The annoying thing about natural language, especially IME english, is that it gives you a lot of rope. It's flexible, contextual and you can generally interpret even very odd looking sentences to some extent. Including the sort-of-a-sentence I used for a title. The fact it could almost be mistaken for a sentence (and that a computer doing only grammar recognition almost certainly would do so) doesn't make it good english. The advantage of having that much rope is that it buys us the opportunity to be expressive.

By expressive here I think I'm trying to mean "lets us express the letter of the thing in a way that also implies the spirit of the thing". So ... to my mind Modern Perl is aiming to express a pretty similar thing to Enlightened Perl in terms of the letter of it - modern, sensible practices in code. However, the former is merely a clinical description whereas the latter implies a sense of forward motion and association with a mindset, a fusion of art and science that moved the entire world forward. It tries to capture an understanding of why you should care, why you should want to be part of this, in a way that "modern" just doesn't.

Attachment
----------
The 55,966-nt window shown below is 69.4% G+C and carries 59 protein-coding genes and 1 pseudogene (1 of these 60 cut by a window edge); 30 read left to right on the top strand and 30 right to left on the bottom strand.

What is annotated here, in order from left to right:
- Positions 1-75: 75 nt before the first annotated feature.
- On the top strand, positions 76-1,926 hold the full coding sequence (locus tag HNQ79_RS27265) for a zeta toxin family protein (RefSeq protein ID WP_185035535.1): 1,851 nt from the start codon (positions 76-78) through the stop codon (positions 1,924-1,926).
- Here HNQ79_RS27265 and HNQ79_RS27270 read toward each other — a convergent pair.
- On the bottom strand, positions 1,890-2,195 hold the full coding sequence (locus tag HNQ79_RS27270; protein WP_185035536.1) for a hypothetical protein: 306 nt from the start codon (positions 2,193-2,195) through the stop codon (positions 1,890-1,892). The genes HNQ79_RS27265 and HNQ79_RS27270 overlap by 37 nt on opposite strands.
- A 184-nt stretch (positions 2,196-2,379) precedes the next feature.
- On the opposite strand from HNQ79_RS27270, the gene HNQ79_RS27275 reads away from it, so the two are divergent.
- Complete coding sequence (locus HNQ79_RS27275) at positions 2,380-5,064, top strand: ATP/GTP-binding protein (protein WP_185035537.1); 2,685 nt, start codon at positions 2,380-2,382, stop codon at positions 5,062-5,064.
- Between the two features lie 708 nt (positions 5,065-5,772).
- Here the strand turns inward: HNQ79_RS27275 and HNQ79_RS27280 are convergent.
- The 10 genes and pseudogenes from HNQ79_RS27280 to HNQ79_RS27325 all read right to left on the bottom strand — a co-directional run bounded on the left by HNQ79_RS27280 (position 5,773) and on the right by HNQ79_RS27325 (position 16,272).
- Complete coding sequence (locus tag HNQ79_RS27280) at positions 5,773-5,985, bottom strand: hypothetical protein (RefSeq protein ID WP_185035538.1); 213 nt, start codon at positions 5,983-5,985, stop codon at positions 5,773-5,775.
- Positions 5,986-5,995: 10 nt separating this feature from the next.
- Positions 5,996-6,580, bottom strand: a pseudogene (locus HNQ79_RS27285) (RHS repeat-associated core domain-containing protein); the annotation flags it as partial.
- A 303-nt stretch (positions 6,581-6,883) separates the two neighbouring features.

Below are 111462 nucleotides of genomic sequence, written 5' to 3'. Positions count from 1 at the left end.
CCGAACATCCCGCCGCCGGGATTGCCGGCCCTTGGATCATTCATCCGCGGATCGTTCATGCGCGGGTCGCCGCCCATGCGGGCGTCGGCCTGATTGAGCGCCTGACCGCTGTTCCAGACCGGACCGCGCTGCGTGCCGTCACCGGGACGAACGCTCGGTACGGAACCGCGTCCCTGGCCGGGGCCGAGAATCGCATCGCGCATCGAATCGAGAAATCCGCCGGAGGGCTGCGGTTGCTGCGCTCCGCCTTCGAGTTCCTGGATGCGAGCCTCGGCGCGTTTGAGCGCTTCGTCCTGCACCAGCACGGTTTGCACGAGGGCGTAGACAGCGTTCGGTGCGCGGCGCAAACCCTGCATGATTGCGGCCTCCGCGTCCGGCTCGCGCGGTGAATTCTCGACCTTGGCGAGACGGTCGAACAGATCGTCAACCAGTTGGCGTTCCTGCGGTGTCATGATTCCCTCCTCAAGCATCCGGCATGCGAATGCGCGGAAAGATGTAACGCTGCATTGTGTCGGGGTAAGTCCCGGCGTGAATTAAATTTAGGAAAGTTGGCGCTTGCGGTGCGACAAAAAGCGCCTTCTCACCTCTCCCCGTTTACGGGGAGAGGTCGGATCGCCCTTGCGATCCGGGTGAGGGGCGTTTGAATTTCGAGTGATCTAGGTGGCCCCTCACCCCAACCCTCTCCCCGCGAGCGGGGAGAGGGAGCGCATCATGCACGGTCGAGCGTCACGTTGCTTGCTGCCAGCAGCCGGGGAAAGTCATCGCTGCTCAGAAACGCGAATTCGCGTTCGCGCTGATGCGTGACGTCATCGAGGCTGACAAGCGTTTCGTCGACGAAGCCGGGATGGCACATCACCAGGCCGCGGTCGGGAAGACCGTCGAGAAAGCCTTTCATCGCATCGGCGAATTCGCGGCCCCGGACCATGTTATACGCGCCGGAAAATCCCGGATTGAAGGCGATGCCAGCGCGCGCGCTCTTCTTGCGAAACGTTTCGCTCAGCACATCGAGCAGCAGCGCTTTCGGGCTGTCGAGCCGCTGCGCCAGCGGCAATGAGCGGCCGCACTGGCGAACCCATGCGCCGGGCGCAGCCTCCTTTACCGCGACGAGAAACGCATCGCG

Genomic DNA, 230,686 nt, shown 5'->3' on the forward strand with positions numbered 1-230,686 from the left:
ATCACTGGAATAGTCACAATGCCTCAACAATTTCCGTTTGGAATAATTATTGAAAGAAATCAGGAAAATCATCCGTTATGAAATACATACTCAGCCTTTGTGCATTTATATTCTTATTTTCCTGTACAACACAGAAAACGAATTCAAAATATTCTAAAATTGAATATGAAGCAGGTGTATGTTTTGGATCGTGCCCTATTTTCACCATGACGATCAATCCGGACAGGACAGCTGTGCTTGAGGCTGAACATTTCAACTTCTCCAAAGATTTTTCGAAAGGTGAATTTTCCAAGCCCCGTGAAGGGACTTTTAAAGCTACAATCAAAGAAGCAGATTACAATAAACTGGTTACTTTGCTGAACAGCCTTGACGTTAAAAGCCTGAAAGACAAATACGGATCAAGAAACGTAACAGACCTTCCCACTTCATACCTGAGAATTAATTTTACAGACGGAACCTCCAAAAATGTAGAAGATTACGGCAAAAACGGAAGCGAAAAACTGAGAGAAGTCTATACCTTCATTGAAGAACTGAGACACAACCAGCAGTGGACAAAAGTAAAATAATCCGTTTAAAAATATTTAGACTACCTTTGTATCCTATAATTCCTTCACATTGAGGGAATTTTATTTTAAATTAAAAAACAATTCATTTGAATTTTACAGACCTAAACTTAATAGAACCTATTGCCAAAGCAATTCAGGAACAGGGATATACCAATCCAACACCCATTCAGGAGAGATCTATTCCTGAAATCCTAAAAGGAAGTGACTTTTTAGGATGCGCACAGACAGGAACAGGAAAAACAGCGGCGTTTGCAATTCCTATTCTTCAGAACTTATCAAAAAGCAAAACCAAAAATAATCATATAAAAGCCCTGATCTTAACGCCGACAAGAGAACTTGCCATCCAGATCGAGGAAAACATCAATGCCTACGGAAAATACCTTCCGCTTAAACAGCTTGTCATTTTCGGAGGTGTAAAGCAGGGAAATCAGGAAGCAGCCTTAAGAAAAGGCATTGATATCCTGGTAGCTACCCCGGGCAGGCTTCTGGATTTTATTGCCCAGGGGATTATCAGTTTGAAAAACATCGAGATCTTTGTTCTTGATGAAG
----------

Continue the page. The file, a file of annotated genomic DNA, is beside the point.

Which brings us to: expressiveness is important. It allows you to show a lot more information than a clinical language can - try conveying emotional undercurrents in lojban, for example. So, in perl one can write -

  some_code($some,$args) or die "Some message";

  die "Some message" unless some_code($some,$args);

  unless (some_code($some,$args)) {
    die "Some message";

- and the code that each compiles into will be equivalent (and depending on how much the optimiser loves you today, quite possibly run-time identical).

However, all three -express- something different, at least to the skimming eye trying to get the shape of the thing before delving into the details. The first one makes the call to the routine most obvious, the second the exception and the third the structure of the conditional. Effectively, the choice of syntax to produce the given semantics is providing emphasis to the code in the eye of the reader.